One undeniable fact of life: movies are expensive to produce. If you're going through the time and effort to create something truly unforgettable, you probably want to be well-equipped enough to pull everything off without leaving anything to chance.
For the most astute photographers and cinematographers among us, precision is the name of the game. All camera lenses will give you some indication of how much light they need in order to shoot legibly; this indication comes in the form of something called an f-stop.
But have you ever heard of a t-stop? Let's go over the differences between each term.
What Does F-Stop Mean?
Most photographers are familiar with f-stops, also known as f-numbers. They're a unit of measurement that refers to each incremental step up or down in exposure when adjusting the aperture of a camera. Picture this value as an estimate of how much more or less light is reaching the sensor of the camera as you open the aperture up or close it down.
On the barrel of the lens, you'll see each f-stop that your lens offers. A wide aperture, something like an f/1.8 or f/1.4, is one that lets in a lot of light. A tight aperture may go as far as an f/22 or even an f/64, both of which let much less light in. The label numbers themselves don't always halve or double. The change in light does halve or double at each rung, however.
What Is F-Stop, Exactly?
F-stops describe the relationship between the focal length of the lens and the diameter of the entrance pupil. The entrance pupil should not be confused with the front of the lens or the surface of the outermost glass element. It's the hole where the blades of the aperture physically cut the incoming light.
When dealing with light, every millimeter of distance traveled counts. The same goes for the direction that it travels in and the angle of incidence that it realizes at its destination. F-stop is an incredibly useful and important value to know. Its computation, however, is too simple and straightforward to account for the minutia of reality, like the way that light interacts with the interior of the lens en route to the sensor.
Transmittance is another one of these minutiae. It describes the amount of the incoming light's energy that's absorbed into the glass of a lens element or filter. In some cases, this amount will be significant. One may wonder: if transmittance is so important, why wouldn't it be accounted for right off the bat? Why rely on the approximation of an f-stop?
You cannot calculate the t-stop without knowing how much light the glass of the lens prevents from reaching the sensor. It would take either a very powerful computer or a very complicated and specific equation to simply calculate the transmittance factor of any random lens. It's much easier to build the lens and then test it in a controlled setting.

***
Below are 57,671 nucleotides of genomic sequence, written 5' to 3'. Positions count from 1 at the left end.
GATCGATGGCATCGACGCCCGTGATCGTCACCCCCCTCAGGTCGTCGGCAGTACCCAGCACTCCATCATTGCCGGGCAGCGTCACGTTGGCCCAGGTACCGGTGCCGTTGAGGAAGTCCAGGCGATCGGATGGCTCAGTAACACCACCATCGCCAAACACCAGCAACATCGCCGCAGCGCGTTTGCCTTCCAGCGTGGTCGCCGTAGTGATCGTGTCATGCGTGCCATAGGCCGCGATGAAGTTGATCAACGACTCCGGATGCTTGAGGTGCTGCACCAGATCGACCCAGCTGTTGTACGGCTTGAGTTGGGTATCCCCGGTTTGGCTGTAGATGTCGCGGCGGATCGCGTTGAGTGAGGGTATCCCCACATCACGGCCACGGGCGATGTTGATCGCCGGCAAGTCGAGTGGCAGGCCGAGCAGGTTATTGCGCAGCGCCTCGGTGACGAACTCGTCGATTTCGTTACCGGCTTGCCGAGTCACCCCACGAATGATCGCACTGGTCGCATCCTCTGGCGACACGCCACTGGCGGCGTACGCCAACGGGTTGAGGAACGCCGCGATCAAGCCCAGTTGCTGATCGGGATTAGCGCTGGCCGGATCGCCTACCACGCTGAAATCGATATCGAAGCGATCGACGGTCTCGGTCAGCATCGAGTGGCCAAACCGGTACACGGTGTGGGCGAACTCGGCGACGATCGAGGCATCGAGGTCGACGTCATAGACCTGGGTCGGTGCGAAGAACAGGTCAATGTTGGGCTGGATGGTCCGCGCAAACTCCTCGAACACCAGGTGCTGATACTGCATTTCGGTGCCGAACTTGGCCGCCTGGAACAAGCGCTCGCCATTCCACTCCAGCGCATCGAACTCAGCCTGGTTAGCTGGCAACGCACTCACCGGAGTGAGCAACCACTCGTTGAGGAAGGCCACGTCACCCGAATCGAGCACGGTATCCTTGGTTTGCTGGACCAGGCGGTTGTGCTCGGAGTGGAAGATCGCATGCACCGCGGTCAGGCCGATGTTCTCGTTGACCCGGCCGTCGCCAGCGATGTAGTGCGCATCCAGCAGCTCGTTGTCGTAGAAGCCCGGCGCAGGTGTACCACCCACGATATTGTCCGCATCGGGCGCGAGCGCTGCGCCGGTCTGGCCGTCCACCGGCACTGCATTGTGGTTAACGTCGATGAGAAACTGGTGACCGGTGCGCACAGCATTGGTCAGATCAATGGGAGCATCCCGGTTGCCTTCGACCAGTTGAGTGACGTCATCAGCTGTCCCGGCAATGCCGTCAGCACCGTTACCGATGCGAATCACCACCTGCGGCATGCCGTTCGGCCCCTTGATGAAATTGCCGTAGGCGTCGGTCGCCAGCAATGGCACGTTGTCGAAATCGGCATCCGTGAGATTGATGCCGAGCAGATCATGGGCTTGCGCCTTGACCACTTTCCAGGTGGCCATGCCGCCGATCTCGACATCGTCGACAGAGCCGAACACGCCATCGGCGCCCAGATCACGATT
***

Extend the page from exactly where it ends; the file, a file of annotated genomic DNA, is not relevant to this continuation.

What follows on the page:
While shooting by f-stop will be more than adequate for most, true technicians really do want to know beyond knowing. T-stops provide a much more accurate picture of the amount of light that your image will actually see and benefit from. This is especially useful for cinematographers who are often swapping lenses constantly and matching wildly varying setups for continuity.
What Is a T-Stop?
The most respected lens producers in the world take a lot of pride in the craftsmanship of their wares and the instrumental accuracy that they offer. With the blueprints in their hands, they have all of the information that they need to provide an extraordinarily faithful representation of what their lenses are capable of.
When a company like Zeiss manufactures a lens, it begins just like any other company. The tech specs, including the focal length of the lens and its full range of aperture diameters, are drafted and brought to life. With these tech specs in mind, each f-stop of the lens will be found.
After this, the lens is evaluated for transmittance in a laboratory. Each f-stop value is then divided by the square root of the lens's effective transmittance, in accordance with the inverse square law. All of the original f-stops can then be adjusted to reflect the amount of light that will reach the plane of photography in actuality, taking transmittance into consideration. Each f-stop value, after being converted, is now called a t-stop.
In summary: f-stops assume that zero percent of the incoming light will be absorbed into the glass that it passes through, which is impossible. To find each corresponding t-stop, the percent of light lost along the way must be defined precisely. If 50 percent of the light is absorbed by way of transmittance, for example, each f-stop value will actually end up being one stop less potent when all is said and done.
T-Stops: Upping the Ante for Filmmakers Everywhere
Final verdict? Science is cool. Not all lenses show the t-stop for each f-stop, but the good news is that everything that you need to find them on your own is probably right in the owner's manual.
Author: Emma Garofalo
Source: Emma Garofalo.” What Is the Difference Between an F-Stop and a T-Stop?”. Retrieved From https://www.makeuseof.com/f-stop-vs-t-stop/
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